Bridge of Spies is almost a film of two halves– the first being ‘Mr Hanks Goes to Washington’ as Tom Hanks defends Mark Rylance’s Soviet spy, Rudolf Abel, in what is mainly a show trial. The second half is a Tom Hanks spy film, playing a family man and insurance lawyer sent to East Berlin to negotiate the prisoner swap of Abel for a shot-down American pilot. If our Cold War film (Tinker, Tailor…) was more about paperwork that spying, then Bridge of Spies is more about Tom Hanks negotiating for the best part of two hours.
The two halves are also differentiated by the cinematography; we leave cosy 1950s New York, Donovan’s (Hanks) middle-class family home and up market law office, and we arrive in Cold War Berlin. We rarely see post war Berlin like this in films, yes the grey colour palate and layer of dirty snow is familiar, but in scenes where the Berlin Wall is being built or when Donovan witnesses people shot dead as they try to get over the wall – in these scenes we can see the man who made Schindler’s List and Saving Private Ryan.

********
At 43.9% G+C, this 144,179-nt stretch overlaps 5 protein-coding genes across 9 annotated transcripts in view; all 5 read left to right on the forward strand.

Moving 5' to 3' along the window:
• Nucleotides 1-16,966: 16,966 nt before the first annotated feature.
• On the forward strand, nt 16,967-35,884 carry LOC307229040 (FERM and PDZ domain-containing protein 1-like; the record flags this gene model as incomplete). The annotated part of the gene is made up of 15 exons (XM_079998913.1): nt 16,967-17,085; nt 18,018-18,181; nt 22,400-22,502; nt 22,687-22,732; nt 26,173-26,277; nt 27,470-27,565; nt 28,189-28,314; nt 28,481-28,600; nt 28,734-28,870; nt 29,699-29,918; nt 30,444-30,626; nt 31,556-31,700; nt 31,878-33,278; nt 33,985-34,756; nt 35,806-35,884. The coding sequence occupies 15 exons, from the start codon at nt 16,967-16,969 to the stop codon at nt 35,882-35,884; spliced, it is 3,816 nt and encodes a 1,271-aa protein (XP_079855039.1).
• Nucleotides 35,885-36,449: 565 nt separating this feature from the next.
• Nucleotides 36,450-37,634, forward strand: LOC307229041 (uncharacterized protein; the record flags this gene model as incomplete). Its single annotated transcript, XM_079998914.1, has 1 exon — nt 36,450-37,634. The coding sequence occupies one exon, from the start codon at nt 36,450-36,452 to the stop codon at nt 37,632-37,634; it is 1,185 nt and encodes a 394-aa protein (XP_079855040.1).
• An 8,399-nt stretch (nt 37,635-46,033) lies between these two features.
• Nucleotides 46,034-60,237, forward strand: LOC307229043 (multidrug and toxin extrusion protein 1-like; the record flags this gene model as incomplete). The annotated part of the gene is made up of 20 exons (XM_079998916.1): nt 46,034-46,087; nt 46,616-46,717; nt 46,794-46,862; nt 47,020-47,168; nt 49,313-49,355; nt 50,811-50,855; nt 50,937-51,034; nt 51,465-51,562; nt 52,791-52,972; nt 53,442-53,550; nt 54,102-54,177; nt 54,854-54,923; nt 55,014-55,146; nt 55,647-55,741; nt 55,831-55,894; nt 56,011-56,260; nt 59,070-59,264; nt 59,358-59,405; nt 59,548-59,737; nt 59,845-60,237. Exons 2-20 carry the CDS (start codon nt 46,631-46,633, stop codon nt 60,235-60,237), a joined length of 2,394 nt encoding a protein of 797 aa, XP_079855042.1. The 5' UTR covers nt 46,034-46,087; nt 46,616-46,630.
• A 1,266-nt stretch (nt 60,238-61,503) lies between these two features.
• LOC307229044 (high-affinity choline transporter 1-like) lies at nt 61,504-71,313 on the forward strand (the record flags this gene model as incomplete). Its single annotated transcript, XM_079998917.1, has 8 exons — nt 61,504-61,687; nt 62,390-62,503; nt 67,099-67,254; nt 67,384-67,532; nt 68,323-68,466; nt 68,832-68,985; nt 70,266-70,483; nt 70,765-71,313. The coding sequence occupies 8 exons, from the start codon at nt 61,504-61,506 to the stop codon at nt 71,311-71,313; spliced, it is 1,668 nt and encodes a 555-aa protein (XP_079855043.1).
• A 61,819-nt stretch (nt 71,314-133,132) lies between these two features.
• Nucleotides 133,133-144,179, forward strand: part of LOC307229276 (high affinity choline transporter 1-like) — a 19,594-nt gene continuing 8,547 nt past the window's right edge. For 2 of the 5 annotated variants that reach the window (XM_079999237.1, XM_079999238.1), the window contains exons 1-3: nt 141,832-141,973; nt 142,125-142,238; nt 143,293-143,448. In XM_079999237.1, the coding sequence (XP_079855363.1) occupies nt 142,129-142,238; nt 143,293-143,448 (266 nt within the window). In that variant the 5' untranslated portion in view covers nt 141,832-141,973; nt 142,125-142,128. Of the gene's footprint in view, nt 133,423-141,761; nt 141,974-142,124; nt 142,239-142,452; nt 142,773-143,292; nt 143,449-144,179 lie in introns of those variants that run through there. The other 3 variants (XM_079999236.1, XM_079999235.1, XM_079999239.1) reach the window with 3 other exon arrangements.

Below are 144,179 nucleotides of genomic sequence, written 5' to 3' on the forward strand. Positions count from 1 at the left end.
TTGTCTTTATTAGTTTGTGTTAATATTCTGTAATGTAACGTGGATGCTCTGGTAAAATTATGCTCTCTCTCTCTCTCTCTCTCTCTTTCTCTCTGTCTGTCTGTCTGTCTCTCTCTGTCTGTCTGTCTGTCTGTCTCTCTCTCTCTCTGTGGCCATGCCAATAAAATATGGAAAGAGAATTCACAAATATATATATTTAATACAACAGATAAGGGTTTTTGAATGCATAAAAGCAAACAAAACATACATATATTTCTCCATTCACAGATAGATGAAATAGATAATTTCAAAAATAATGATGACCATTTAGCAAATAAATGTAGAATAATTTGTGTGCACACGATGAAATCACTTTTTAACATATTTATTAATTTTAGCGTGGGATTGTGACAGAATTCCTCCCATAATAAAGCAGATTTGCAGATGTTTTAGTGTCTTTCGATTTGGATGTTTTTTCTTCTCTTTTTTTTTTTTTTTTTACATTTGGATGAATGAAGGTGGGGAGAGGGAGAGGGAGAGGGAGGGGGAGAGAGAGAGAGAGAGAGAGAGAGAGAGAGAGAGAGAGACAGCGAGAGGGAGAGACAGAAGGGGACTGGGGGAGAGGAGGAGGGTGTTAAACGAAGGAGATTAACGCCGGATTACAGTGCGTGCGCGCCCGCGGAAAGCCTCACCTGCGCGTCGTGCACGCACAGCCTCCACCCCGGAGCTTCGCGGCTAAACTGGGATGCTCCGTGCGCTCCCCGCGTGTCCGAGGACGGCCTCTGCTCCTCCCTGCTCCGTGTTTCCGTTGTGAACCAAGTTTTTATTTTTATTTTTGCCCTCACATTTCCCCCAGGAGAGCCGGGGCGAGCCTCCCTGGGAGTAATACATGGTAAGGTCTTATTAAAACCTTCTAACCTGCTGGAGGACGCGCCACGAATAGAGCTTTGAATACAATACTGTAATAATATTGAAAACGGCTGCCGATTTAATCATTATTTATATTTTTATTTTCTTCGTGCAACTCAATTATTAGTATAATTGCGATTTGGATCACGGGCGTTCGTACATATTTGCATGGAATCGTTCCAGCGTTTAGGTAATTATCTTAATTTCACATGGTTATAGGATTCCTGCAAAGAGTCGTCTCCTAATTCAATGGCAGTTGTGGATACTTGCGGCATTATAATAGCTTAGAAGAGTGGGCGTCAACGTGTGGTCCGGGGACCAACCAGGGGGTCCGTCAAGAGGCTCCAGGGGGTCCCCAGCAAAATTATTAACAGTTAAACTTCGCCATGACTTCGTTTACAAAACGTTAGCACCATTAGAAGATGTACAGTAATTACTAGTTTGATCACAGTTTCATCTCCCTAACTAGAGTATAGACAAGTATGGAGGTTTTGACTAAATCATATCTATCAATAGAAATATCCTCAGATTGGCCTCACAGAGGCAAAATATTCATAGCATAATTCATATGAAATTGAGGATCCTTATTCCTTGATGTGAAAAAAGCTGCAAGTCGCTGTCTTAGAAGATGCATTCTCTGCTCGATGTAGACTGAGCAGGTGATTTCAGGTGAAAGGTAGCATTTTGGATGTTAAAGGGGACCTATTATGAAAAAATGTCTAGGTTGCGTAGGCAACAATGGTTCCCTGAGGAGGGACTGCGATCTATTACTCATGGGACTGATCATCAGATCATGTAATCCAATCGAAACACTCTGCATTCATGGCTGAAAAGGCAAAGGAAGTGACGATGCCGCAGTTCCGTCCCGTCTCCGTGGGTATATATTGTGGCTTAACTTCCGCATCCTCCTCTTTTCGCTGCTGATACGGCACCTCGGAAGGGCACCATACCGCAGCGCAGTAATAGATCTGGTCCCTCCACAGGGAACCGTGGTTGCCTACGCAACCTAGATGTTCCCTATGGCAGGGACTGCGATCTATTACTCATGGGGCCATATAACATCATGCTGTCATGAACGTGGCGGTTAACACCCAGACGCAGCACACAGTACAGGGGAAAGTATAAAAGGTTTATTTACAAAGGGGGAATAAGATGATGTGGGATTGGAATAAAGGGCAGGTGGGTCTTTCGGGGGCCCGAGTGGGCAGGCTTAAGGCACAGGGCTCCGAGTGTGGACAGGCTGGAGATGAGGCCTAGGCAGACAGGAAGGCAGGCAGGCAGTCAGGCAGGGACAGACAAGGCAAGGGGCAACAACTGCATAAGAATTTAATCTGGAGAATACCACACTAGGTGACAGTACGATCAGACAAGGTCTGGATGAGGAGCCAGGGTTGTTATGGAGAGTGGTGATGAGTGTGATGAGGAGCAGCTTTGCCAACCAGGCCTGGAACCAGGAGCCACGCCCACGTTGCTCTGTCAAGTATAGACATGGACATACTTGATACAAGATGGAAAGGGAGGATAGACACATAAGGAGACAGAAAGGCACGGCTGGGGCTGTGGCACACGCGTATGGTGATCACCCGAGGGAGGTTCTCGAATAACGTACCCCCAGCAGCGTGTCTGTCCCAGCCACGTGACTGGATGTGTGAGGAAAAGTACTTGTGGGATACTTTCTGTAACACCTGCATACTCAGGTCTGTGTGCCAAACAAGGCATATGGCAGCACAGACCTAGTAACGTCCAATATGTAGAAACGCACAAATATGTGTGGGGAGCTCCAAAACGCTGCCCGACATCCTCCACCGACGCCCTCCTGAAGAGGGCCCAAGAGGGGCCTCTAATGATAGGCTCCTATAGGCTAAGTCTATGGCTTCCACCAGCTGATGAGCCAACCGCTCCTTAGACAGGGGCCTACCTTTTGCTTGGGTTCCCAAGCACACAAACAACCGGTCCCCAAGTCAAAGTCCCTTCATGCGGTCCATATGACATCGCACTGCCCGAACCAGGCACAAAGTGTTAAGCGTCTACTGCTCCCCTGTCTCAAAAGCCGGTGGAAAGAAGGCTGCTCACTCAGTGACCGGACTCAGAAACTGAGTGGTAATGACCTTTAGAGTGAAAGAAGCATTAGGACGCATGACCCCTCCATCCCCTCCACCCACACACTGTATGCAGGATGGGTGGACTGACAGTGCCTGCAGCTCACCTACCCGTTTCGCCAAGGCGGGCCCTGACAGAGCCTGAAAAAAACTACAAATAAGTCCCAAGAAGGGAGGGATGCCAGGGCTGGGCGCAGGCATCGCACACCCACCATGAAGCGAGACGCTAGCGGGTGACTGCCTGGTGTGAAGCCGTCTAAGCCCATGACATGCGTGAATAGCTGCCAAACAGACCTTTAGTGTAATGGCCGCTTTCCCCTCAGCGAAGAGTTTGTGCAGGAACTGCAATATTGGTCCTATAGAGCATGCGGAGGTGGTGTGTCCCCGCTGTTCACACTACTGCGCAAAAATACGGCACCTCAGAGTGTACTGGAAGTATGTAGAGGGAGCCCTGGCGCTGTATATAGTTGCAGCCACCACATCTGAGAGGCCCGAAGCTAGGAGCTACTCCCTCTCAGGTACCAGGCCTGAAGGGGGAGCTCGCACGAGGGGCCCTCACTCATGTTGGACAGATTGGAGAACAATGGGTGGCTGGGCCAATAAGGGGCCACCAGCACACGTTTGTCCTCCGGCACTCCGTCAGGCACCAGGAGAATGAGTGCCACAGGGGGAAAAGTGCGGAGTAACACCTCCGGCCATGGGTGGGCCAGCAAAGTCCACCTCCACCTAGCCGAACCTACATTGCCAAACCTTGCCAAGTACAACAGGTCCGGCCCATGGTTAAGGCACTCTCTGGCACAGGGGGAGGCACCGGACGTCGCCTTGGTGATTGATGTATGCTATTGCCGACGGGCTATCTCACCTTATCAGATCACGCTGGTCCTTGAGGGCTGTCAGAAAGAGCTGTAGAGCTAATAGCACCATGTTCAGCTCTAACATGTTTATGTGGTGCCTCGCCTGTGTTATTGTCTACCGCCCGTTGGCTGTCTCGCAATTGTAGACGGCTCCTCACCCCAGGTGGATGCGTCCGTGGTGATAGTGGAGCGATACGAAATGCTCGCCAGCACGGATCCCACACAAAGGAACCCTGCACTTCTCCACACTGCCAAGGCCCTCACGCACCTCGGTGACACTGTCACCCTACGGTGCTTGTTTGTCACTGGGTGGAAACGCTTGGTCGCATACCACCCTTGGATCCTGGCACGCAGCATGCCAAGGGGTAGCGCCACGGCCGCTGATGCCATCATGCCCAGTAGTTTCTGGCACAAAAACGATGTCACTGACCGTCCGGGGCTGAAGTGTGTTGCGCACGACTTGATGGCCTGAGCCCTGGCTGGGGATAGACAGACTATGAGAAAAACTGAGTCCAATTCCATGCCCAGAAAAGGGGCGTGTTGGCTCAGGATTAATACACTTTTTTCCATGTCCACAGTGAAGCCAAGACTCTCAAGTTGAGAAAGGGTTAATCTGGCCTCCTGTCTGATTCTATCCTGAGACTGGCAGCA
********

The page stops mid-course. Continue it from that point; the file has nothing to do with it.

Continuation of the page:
Mark Rylance is superb as the Russian spy, so good that he had me wondering whether or not he was actually guilty… until I remembered that we see him at the start of the film, receiving coded messages from inside of a fake, hollow coin. If Tom Hanks’s character didn’t go far to convince the audience to root for “his guy”; we would be on his side anyway, especially in the face of such stubbornness that has Abel more-or-less already convicted before a trial.
Hanks’ Donovan on the other hand, is pure Tom Hanks – he’s an everyman, the voice of common sense, justice and the American way. The reason that Hanks has never played a villain is because he’s so likeable, the audience wouldn’t accept it, and we totally believe he could take on both the Russians and Germans in negotiations, in East Berlin.
Tom Hanks negotiating for the best part of two hours might not sound that thrilling, but Bridge of Spies is a grown-up Cold War drama, with added Tom Hanks-ness.
words CHRIS WILLIAMS